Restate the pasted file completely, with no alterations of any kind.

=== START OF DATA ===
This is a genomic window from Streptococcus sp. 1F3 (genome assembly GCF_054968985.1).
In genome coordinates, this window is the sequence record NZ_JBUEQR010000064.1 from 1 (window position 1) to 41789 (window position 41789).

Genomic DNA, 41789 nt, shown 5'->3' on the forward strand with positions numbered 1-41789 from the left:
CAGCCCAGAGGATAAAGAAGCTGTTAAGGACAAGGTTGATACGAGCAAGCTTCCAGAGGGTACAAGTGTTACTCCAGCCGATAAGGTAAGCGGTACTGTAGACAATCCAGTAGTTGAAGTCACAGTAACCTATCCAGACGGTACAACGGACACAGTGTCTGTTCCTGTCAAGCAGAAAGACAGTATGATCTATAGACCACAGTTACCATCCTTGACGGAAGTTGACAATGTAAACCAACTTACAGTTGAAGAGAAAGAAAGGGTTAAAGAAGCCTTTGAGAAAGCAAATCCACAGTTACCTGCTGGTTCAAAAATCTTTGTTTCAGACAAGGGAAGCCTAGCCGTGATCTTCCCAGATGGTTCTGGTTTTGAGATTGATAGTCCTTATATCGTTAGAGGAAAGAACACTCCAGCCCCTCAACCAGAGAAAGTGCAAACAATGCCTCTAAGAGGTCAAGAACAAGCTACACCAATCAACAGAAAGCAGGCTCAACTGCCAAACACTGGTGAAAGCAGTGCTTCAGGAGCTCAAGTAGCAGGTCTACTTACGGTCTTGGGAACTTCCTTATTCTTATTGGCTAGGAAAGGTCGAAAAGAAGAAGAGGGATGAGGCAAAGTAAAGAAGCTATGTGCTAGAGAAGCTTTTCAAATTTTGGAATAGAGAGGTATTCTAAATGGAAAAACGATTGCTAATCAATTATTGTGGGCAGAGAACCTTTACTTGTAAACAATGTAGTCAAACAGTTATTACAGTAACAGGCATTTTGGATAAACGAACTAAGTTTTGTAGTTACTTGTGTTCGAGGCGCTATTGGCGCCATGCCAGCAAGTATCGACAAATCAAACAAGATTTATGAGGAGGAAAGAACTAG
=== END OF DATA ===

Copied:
This is a genomic window from Streptococcus sp. 1F3 (genome assembly GCF_054968985.1).
In genome coordinates, this window is the sequence record NZ_JBUEQR010000064.1 from 1 (window position 1) to 41789 (window position 41789).

Genomic DNA, 41789 nt, shown 5'->3' on the forward strand with positions numbered 1-41789 from the left:
CAGCCCAGAGGATAAAGAAGCTGTTAAGGACAAGGTTGATACGAGCAAGCTTCCAGAGGGTACAAGTGTTACTCCAGCCGATAAGGTAAGCGGTACTGTAGACAATCCAGTAGTTGAAGTCACAGTAACCTATCCAGACGGTACAACGGACACAGTGTCTGTTCCTGTCAAGCAGAAAGACAGTATGATCTATAGACCACAGTTACCATCCTTGACGGAAGTTGACAATGTAAACCAACTTACAGTTGAAGAGAAAGAAAGGGTTAAAGAAGCCTTTGAGAAAGCAAATCCACAGTTACCTGCTGGTTCAAAAATCTTTGTTTCAGACAAGGGAAGCCTAGCCGTGATCTTCCCAGATGGTTCTGGTTTTGAGATTGATAGTCCTTATATCGTTAGAGGAAAGAACACTCCAGCCCCTCAACCAGAGAAAGTGCAAACAATGCCTCTAAGAGGTCAAGAACAAGCTACACCAATCAACAGAAAGCAGGCTCAACTGCCAAACACTGGTGAAAGCAGTGCTTCAGGAGCTCAAGTAGCAGGTCTACTTACGGTCTTGGGAACTTCCTTATTCTTATTGGCTAGGAAAGGTCGAAAAGAAGAAGAGGGATGAGGCAAAGTAAAGAAGCTATGTGCTAGAGAAGCTTTTCAAATTTTGGAATAGAGAGGTATTCTAAATGGAAAAACGATTGCTAATCAATTATTGTGGGCAGAGAACCTTTACTTGTAAACAATGTAGTCAAACAGTTATTACAGTAACAGGCATTTTGGATAAACGAACTAAGTTTTGTAGTTACTTGTGTTCGAGGCGCTATTGGCGCCATGCCAGCAAGTATCGACAAATCAAACAAGATTTATGAGGAGGAAAGAACTAG